What is a Probate Estate?  

Probate is defined as the official proving of a Will.  Many people think that when they create a Will all their assets will be distributed according to their will. This may not be the case. The only assets that can be administered according to the terms of the Will are assets in the probate estate.

Assets includible in the probate estate are:

  • Any asset owned by the decedent alone
  • Any real property owned in the decedents name alone or assets owned in the decedents name that are titled tenants in common.
  • Personal property such as household items or jewelry as long as this property is not in trust.

Assets NOT includible in the probate estate are:

  • Joint accounts
  • Accounts that have beneficiaries attached to them
  • Any real property titled joint tenants with rights of survivorship or tenants by the entirety
  • Any properties that are in trust

Seven Benefits of a Revocable Living Trust

 

Trust

Many Americans simply leave a will to distribute their assets upon their passing.  However, the creation of a Revocable Living Trust creates several benefits unavailable to those simply leaving a will. Here are seven benefits to creating a Revocable Living Trust

1) Avoiding Probate- A great benefit of a living trust is that it avoids probate. Probate means the official proving of a will.  This official proving is done at the Surrogates Court in the county where the person was domiciled before their passing.  In order to probate a will, a copy of the will must be distributed to everyone who would inherit from the person’s estate if there were no will.  In some cases, locating these people who would inherit can be very difficult, costly, and time consuming.  By creating a trust, this issue can be avoided.

2) Privacy- Another key distinction between leaving a will and creating a living trust is the level of privacy. A living trust is not made public and upon death of the grantor, the distribution of an estate is done in private.  A will becomes a public document once it is probated and anyone can view how you left your estate upon your passing.

3) Quicker access to funds- Probating a will and having the Surrogates Court grant authority to the executor can take months. With a Revocable Living Trust, the successor trustee can gain access the person’s funds quickly and distribute them according to the terms of the trust.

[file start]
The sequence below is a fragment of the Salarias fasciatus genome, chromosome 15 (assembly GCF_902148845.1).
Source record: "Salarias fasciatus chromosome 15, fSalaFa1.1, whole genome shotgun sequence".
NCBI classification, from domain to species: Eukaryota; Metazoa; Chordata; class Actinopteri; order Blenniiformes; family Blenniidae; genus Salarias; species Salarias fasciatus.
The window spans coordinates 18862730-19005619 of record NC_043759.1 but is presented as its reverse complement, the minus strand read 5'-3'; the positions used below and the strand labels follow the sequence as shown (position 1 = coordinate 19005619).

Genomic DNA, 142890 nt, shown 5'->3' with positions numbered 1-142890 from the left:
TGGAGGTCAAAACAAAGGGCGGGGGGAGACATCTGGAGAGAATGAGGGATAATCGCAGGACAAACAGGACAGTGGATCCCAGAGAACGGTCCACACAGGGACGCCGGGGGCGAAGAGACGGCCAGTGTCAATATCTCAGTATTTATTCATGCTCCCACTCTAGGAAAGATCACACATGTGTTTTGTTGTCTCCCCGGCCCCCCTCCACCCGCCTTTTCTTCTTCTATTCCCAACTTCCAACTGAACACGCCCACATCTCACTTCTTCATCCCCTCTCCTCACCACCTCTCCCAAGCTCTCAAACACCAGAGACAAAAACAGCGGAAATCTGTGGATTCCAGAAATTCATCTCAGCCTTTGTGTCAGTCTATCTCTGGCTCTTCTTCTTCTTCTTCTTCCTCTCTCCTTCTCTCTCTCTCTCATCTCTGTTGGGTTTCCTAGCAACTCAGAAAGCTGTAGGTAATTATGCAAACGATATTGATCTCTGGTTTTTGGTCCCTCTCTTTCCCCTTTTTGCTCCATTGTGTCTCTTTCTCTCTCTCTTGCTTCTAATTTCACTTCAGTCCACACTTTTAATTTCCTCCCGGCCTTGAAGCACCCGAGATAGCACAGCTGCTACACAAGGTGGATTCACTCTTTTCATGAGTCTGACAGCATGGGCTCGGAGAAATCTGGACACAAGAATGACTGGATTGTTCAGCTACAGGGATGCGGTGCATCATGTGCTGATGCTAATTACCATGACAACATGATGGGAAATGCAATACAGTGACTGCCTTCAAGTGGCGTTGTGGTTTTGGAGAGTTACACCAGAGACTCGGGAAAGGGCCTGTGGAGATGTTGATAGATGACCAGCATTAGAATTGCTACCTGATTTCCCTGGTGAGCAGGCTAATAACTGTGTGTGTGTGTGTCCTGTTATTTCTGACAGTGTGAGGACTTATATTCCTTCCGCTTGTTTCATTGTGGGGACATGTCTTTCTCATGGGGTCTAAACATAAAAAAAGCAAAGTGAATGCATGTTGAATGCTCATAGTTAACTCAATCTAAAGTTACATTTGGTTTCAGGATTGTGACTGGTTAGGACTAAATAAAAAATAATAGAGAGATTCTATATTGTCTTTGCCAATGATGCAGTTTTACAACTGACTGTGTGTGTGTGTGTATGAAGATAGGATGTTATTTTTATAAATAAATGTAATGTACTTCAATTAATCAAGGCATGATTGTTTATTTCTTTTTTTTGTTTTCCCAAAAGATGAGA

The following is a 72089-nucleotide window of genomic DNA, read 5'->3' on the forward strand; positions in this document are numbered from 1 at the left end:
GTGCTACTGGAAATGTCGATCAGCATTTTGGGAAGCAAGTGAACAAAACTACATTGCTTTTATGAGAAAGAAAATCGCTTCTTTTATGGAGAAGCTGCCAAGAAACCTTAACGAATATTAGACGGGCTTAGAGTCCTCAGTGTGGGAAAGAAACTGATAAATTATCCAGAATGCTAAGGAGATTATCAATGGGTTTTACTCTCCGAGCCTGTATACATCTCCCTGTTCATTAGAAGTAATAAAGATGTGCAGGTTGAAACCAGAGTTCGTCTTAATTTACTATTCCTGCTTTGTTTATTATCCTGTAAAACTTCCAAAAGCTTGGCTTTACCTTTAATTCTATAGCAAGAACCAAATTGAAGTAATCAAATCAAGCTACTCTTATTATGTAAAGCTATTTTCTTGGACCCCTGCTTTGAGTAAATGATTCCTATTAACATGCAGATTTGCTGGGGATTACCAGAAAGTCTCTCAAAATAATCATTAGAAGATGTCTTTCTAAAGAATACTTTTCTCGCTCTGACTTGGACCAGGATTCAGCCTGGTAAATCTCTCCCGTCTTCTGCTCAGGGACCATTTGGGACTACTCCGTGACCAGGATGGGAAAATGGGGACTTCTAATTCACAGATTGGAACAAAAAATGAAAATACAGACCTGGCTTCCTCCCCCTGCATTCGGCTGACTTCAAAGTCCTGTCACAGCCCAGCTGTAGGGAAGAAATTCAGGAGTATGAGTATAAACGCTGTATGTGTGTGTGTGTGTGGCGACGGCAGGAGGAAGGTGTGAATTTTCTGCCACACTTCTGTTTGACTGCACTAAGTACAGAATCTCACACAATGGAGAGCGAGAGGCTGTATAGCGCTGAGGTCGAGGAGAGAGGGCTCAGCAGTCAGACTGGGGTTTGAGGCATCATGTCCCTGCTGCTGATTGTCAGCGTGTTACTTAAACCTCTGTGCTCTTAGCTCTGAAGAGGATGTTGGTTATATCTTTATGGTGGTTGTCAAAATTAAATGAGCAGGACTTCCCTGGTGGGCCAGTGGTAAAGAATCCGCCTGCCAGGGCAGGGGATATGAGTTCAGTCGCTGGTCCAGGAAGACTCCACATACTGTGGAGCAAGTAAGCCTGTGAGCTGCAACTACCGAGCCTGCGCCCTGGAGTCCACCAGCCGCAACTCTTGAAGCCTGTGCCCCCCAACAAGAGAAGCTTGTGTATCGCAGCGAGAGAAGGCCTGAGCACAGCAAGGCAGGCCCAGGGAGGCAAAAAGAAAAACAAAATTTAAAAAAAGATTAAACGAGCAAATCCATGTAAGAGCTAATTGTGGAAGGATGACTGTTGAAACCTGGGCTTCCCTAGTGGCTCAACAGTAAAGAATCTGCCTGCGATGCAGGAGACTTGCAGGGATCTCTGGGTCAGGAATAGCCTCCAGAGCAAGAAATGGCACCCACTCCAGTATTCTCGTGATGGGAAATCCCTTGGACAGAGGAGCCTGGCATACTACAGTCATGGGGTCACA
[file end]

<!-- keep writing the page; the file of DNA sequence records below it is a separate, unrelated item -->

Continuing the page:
4) Revocable- The trust can be changed, revoked, or amended at any point during the grantor’s life. Once the grantor dies, the trust becomes irrevocable.

5) Protect your beneficiaries from creditors- Terms can be placed in the trust to protect your beneficiaries from creditors. If a trust owns the beneficiaries funds, creditors cannot gain access to those funds.

6) Avoid Ancillary Probate- If a person has property in multiple states, they can deed or transfer all property into the trust. Upon the passing of the grantor, the property can be distributed according to the trust. If a person has a will and resides in New York and has property in Florida, a court proceeding for probate would have to be started in New York. Following the executor given legal authority under the will by the Surrogates Court of New York, a second proceeding for Ancillary Probate would have to be started in Florida in order for the executor to collect the property in that state.

7) More Specific Terms- A trust gives the grantor more options as to when a beneficiary receives an inheritance or what condition is necessary for the beneficiary to receive their inheritance.

A Revocable Living Trust is more complex and expensive than a simple will, however, there are many benefits associated with it.